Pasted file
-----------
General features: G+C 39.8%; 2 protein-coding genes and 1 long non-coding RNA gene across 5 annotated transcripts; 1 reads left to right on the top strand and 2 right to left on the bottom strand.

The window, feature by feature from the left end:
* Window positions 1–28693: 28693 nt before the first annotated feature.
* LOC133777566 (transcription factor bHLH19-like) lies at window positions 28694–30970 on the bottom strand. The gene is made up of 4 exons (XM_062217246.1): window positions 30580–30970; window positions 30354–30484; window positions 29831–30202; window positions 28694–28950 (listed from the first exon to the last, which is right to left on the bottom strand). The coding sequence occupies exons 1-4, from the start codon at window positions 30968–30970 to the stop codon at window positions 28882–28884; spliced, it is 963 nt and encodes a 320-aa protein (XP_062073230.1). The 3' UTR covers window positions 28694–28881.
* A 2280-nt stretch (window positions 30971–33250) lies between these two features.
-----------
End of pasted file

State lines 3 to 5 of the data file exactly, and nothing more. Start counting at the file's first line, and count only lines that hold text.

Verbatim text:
* Window positions 1–28693: 28693 nt before the first annotated feature.
* LOC133777566 (transcription factor bHLH19-like) lies at window positions 28694–30970 on the bottom strand. The gene is made up of 4 exons (XM_062217246.1): window positions 30580–30970; window positions 30354–30484; window positions 29831–30202; window positions 28694–28950 (listed from the first exon to the last, which is right to left on the bottom strand). The coding sequence occupies exons 1-4, from the start codon at window positions 30968–30970 to the stop codon at window positions 28882–28884; spliced, it is 963 nt and encodes a 320-aa protein (XP_062073230.1). The 3' UTR covers window positions 28694–28881.
* A 2280-nt stretch (window positions 30971–33250) lies between these two features.